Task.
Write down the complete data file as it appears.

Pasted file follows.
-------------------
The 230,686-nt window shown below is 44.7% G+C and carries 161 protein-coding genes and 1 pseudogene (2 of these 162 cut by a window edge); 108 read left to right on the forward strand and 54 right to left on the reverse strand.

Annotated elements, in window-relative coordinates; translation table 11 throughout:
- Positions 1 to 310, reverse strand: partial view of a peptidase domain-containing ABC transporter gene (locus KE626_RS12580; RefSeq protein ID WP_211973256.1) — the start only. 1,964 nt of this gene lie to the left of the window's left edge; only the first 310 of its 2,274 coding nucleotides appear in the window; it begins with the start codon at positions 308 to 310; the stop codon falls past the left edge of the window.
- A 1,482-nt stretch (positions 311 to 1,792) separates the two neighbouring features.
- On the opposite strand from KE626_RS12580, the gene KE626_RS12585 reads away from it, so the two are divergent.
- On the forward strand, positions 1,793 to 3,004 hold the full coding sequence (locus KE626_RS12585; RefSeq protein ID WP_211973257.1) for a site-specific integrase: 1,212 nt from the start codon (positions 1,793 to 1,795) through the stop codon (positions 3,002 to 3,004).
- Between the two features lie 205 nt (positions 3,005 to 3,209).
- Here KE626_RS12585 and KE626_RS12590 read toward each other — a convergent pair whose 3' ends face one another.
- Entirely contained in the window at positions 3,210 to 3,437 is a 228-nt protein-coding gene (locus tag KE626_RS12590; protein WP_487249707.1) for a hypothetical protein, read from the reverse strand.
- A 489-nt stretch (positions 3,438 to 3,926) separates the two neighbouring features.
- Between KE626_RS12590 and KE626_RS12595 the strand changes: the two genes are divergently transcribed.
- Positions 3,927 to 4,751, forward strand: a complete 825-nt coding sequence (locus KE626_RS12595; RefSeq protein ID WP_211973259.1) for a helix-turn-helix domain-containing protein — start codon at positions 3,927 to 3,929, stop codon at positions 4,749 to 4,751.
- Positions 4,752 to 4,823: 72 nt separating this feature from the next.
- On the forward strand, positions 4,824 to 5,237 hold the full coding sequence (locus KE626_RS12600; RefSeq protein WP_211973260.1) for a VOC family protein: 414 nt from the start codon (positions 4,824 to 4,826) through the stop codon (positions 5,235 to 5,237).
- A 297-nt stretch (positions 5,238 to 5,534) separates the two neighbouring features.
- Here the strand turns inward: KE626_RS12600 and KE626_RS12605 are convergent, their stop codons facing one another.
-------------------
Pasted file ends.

The 230,686-nt window shown below is 44.7% G+C and carries 161 protein-coding genes and 1 pseudogene (2 of these 162 cut by a window edge); 108 read left to right on the forward strand and 54 right to left on the reverse strand.

Annotated elements, in window-relative coordinates; translation table 11 throughout:
- Positions 1 to 310, reverse strand: partial view of a peptidase domain-containing ABC transporter gene (locus KE626_RS12580; RefSeq protein ID WP_211973256.1) — the start only. 1,964 nt of this gene lie to the left of the window's left edge; only the first 310 of its 2,274 coding nucleotides appear in the window; it begins with the start codon at positions 308 to 310; the stop codon falls past the left edge of the window.
- A 1,482-nt stretch (positions 311 to 1,792) separates the two neighbouring features.
- On the opposite strand from KE626_RS12580, the gene KE626_RS12585 reads away from it, so the two are divergent.
- On the forward strand, positions 1,793 to 3,004 hold the full coding sequence (locus KE626_RS12585; RefSeq protein ID WP_211973257.1) for a site-specific integrase: 1,212 nt from the start codon (positions 1,793 to 1,795) through the stop codon (positions 3,002 to 3,004).
- Between the two features lie 205 nt (positions 3,005 to 3,209).
- Here KE626_RS12585 and KE626_RS12590 read toward each other — a convergent pair whose 3' ends face one another.
- Entirely contained in the window at positions 3,210 to 3,437 is a 228-nt protein-coding gene (locus tag KE626_RS12590; protein WP_487249707.1) for a hypothetical protein, read from the reverse strand.
- A 489-nt stretch (positions 3,438 to 3,926) separates the two neighbouring features.
- Between KE626_RS12590 and KE626_RS12595 the strand changes: the two genes are divergently transcribed.
- Positions 3,927 to 4,751, forward strand: a complete 825-nt coding sequence (locus KE626_RS12595; RefSeq protein ID WP_211973259.1) for a helix-turn-helix domain-containing protein — start codon at positions 3,927 to 3,929, stop codon at positions 4,749 to 4,751.
- Positions 4,752 to 4,823: 72 nt separating this feature from the next.
- On the forward strand, positions 4,824 to 5,237 hold the full coding sequence (locus KE626_RS12600; RefSeq protein WP_211973260.1) for a VOC family protein: 414 nt from the start codon (positions 4,824 to 4,826) through the stop codon (positions 5,235 to 5,237).
- A 297-nt stretch (positions 5,238 to 5,534) separates the two neighbouring features.
- Here the strand turns inward: KE626_RS12600 and KE626_RS12605 are convergent, their stop codons facing one another.